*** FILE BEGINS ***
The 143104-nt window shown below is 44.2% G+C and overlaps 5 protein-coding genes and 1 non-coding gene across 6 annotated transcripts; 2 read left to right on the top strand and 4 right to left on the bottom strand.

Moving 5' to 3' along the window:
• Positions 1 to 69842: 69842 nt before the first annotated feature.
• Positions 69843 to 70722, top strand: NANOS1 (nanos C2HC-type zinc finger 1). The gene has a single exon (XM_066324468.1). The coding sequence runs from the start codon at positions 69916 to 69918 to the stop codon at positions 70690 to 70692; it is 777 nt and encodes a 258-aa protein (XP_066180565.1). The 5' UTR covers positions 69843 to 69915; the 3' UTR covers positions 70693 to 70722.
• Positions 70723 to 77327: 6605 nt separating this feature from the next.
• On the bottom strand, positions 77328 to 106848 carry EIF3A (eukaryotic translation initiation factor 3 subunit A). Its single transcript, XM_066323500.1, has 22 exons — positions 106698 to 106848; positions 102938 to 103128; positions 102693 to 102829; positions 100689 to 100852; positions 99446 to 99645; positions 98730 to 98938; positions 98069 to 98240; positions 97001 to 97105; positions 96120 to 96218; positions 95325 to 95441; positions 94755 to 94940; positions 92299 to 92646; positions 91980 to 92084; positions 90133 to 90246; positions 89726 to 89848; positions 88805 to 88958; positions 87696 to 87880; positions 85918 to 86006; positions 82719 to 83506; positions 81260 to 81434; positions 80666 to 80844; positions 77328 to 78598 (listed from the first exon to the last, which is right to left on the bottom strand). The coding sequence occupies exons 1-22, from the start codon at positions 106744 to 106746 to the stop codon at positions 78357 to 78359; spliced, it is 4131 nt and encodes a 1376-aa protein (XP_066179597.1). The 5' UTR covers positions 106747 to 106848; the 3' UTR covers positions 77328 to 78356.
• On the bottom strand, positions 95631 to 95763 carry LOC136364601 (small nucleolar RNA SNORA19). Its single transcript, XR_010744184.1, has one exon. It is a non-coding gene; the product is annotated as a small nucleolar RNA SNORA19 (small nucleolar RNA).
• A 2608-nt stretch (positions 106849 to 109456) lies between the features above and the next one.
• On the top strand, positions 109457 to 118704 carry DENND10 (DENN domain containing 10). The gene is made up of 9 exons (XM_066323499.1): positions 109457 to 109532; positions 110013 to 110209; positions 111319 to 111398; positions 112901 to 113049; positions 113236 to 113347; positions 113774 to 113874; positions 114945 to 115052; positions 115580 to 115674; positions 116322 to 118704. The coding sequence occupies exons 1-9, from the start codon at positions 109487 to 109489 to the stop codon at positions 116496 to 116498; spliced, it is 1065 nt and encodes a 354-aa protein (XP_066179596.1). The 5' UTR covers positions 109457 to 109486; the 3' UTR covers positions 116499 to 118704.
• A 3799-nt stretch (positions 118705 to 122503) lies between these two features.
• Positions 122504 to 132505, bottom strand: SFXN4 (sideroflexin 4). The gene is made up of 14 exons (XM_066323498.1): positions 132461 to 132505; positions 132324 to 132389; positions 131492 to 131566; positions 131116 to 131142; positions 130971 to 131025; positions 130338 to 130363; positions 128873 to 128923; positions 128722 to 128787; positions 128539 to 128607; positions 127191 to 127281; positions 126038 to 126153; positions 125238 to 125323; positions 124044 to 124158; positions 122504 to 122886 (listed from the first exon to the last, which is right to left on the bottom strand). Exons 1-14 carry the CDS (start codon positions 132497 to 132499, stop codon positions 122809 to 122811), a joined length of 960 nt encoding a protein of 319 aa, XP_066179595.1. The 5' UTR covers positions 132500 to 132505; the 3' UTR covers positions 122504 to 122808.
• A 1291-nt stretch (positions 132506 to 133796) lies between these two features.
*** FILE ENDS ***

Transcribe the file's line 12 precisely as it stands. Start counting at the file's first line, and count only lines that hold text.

• A 1291-nt stretch (positions 132506 to 133796) lies between these two features.